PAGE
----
NBN, on a national level, is all about politics. For local newspapers, though, it is all about when their area will get the NBN, and complaints about not getting the NBN as fast as they’d wanted. NBN, in what appears to have been the first time the government-owned company has taken a case to the Press Council, complained about two such articles appearing in the regional independent newspaper Tully Times from October and November last year.

The first article quotes only a local businessman from the Cassowary Coast area about his views that people in the area will not get fibre or wireless NBN, and will instead be stuck on the satellite service, which he said could be oversubscribed. In the second article, journalist and owner of the Tully Times, John Hughes, said he had taken calls also complaining about the NBN, and noted a “response blackout” from politicians and NBN about the article.

“The responses could be still in the mail,” he said.

NBN complained to the Press Council that the articles were misleading and not balanced because the articles relied on the one opinion, and no comment had been sought from NBN. Responses were sent, but were not published. In response, the publication said that it didn’t go to NBN’s media representative because they wanted “a response from a qualified technician on behalf of NBN” rather than a spokesperson.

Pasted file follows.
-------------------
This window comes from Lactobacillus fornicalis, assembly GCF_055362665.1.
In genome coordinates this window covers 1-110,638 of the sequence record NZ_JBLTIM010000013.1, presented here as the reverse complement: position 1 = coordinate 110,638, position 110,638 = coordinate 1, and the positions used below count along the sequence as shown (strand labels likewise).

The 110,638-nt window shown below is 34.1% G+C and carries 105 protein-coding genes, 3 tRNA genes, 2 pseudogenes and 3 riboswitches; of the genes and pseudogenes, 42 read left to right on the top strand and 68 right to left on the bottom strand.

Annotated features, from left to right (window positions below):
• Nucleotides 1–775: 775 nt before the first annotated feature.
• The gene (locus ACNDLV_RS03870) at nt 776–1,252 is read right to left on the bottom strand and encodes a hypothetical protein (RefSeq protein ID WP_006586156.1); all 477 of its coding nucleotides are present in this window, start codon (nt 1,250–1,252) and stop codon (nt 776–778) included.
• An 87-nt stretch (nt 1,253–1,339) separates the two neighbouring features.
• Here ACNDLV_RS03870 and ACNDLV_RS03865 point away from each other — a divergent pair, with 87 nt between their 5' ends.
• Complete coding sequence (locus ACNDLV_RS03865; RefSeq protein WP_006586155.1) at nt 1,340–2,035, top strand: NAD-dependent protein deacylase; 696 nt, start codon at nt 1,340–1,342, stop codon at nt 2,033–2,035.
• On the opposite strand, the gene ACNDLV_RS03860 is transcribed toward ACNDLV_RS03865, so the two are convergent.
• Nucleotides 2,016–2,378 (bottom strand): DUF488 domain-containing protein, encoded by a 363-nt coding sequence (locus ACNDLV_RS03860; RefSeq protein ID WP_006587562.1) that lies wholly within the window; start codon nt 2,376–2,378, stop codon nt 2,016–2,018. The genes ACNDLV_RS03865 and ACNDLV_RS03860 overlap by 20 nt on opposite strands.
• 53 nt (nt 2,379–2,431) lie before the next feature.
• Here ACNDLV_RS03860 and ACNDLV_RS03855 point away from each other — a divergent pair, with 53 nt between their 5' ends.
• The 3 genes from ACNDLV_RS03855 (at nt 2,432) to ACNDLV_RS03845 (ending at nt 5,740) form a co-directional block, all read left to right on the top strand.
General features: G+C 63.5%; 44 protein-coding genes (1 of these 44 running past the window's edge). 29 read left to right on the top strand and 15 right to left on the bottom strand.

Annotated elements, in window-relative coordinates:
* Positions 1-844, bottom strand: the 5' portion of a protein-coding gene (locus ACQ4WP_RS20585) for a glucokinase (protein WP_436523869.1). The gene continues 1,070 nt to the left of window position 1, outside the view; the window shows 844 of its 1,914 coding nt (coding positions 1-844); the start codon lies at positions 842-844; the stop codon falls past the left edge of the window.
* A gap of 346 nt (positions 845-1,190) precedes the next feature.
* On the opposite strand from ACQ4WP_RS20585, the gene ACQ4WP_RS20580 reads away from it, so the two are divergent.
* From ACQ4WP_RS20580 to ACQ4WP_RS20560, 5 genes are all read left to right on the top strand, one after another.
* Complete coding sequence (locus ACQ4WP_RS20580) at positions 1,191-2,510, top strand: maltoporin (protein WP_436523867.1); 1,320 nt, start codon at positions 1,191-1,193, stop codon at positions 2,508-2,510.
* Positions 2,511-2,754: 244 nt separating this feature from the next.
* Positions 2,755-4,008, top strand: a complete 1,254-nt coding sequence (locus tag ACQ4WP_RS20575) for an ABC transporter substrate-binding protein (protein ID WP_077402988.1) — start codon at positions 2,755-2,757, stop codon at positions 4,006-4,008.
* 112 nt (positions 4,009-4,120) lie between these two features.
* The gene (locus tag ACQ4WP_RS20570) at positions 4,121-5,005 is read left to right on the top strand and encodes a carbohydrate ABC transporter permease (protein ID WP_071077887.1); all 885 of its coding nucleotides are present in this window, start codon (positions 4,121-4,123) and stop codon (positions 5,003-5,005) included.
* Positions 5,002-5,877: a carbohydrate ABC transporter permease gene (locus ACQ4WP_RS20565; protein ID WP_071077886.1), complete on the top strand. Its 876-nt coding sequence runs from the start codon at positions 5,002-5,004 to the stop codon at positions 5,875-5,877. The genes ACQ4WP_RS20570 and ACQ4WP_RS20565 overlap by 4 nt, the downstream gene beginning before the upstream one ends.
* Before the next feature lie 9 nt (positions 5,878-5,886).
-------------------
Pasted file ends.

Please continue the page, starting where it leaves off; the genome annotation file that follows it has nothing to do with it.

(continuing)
The Press Council said today that Tully Times should have sought comment, but said the factual inaccuracies in the articles “were not major ones”.

Despite NBN often seeking to correct the record on media reporting about the broadband network project, it is believed to be the first time NBN has taken any publication to the Press Council. Someone else took The Daily Telegraph to the Press Council in 2011 over a series of articles about the then-fibre network project, and that complaint was also upheld.

Hughes died of a suspected heart attack in May, and it is unclear whether Tully Times is still publishing.

Peter Fray

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Peter Fray
Editor-in-chief of Crikey